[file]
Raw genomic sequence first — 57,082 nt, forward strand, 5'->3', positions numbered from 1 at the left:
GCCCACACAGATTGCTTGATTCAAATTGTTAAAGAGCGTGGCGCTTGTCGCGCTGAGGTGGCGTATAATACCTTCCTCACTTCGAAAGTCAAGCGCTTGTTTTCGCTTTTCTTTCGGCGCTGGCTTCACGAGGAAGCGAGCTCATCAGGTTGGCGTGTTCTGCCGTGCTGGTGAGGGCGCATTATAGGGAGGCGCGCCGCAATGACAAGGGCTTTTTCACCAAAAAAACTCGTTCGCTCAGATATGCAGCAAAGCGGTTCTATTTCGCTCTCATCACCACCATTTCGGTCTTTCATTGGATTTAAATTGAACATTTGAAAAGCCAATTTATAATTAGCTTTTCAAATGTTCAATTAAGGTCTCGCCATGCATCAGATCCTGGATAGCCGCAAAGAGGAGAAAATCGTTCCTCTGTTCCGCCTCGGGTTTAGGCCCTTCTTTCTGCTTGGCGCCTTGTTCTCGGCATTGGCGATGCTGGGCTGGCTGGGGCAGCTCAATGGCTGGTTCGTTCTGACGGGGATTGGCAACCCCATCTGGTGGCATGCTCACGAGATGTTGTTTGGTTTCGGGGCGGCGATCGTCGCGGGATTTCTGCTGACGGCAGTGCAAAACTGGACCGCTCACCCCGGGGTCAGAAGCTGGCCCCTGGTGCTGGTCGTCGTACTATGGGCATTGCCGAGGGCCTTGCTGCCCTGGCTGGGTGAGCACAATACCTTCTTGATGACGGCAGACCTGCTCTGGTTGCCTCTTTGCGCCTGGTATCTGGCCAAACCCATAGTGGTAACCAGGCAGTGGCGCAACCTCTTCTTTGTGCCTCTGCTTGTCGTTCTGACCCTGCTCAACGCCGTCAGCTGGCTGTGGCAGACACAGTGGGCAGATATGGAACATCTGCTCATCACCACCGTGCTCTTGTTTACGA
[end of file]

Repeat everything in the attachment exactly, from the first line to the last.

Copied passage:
Raw genomic sequence first — 57,082 nt, forward strand, 5'->3', positions numbered from 1 at the left:
GCCCACACAGATTGCTTGATTCAAATTGTTAAAGAGCGTGGCGCTTGTCGCGCTGAGGTGGCGTATAATACCTTCCTCACTTCGAAAGTCAAGCGCTTGTTTTCGCTTTTCTTTCGGCGCTGGCTTCACGAGGAAGCGAGCTCATCAGGTTGGCGTGTTCTGCCGTGCTGGTGAGGGCGCATTATAGGGAGGCGCGCCGCAATGACAAGGGCTTTTTCACCAAAAAAACTCGTTCGCTCAGATATGCAGCAAAGCGGTTCTATTTCGCTCTCATCACCACCATTTCGGTCTTTCATTGGATTTAAATTGAACATTTGAAAAGCCAATTTATAATTAGCTTTTCAAATGTTCAATTAAGGTCTCGCCATGCATCAGATCCTGGATAGCCGCAAAGAGGAGAAAATCGTTCCTCTGTTCCGCCTCGGGTTTAGGCCCTTCTTTCTGCTTGGCGCCTTGTTCTCGGCATTGGCGATGCTGGGCTGGCTGGGGCAGCTCAATGGCTGGTTCGTTCTGACGGGGATTGGCAACCCCATCTGGTGGCATGCTCACGAGATGTTGTTTGGTTTCGGGGCGGCGATCGTCGCGGGATTTCTGCTGACGGCAGTGCAAAACTGGACCGCTCACCCCGGGGTCAGAAGCTGGCCCCTGGTGCTGGTCGTCGTACTATGGGCATTGCCGAGGGCCTTGCTGCCCTGGCTGGGTGAGCACAATACCTTCTTGATGACGGCAGACCTGCTCTGGTTGCCTCTTTGCGCCTGGTATCTGGCCAAACCCATAGTGGTAACCAGGCAGTGGCGCAACCTCTTCTTTGTGCCTCTGCTTGTCGTTCTGACCCTGCTCAACGCCGTCAGCTGGCTGTGGCAGACACAGTGGGCAGATATGGAACATCTGCTCATCACCACCGTGCTCTTGTTTACGA